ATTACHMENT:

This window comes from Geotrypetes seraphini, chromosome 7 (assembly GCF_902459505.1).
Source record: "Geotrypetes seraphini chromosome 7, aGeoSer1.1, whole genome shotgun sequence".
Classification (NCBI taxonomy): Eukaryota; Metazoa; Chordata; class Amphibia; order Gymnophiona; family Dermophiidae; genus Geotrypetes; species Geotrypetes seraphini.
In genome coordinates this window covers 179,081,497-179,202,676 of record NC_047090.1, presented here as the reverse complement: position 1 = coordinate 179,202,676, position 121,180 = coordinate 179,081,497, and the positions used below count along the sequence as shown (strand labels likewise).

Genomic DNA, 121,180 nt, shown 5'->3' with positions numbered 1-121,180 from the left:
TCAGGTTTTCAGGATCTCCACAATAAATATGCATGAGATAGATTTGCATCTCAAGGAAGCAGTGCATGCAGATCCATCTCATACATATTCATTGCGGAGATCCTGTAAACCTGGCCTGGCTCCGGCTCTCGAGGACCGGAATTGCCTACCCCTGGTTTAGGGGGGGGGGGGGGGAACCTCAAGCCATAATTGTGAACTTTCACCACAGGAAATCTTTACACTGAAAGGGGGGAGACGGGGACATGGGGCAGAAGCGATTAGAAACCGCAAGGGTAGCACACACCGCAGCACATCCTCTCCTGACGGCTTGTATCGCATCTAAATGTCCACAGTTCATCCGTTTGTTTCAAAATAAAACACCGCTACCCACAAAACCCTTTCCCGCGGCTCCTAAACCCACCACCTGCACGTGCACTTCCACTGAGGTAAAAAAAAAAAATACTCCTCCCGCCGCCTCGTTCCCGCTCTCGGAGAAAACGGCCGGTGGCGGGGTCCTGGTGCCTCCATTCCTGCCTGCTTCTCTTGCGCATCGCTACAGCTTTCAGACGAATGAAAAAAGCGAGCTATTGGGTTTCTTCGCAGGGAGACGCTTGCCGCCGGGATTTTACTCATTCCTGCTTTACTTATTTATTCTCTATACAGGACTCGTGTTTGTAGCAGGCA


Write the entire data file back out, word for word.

This window comes from Geotrypetes seraphini, chromosome 7 (assembly GCF_902459505.1).
Source record: "Geotrypetes seraphini chromosome 7, aGeoSer1.1, whole genome shotgun sequence".
Classification (NCBI taxonomy): Eukaryota; Metazoa; Chordata; class Amphibia; order Gymnophiona; family Dermophiidae; genus Geotrypetes; species Geotrypetes seraphini.
In genome coordinates this window covers 179,081,497-179,202,676 of record NC_047090.1, presented here as the reverse complement: position 1 = coordinate 179,202,676, position 121,180 = coordinate 179,081,497, and the positions used below count along the sequence as shown (strand labels likewise).

Genomic DNA, 121,180 nt, shown 5'->3' with positions numbered 1-121,180 from the left:
TCAGGTTTTCAGGATCTCCACAATAAATATGCATGAGATAGATTTGCATCTCAAGGAAGCAGTGCATGCAGATCCATCTCATACATATTCATTGCGGAGATCCTGTAAACCTGGCCTGGCTCCGGCTCTCGAGGACCGGAATTGCCTACCCCTGGTTTAGGGGGGGGGGGGGGGAACCTCAAGCCATAATTGTGAACTTTCACCACAGGAAATCTTTACACTGAAAGGGGGGAGACGGGGACATGGGGCAGAAGCGATTAGAAACCGCAAGGGTAGCACACACCGCAGCACATCCTCTCCTGACGGCTTGTATCGCATCTAAATGTCCACAGTTCATCCGTTTGTTTCAAAATAAAACACCGCTACCCACAAAACCCTTTCCCGCGGCTCCTAAACCCACCACCTGCACGTGCACTTCCACTGAGGTAAAAAAAAAAAATACTCCTCCCGCCGCCTCGTTCCCGCTCTCGGAGAAAACGGCCGGTGGCGGGGTCCTGGTGCCTCCATTCCTGCCTGCTTCTCTTGCGCATCGCTACAGCTTTCAGACGAATGAAAAAAGCGAGCTATTGGGTTTCTTCGCAGGGAGACGCTTGCCGCCGGGATTTTACTCATTCCTGCTTTACTTATTTATTCTCTATACAGGACTCGTGTTTGTAGCAGGCA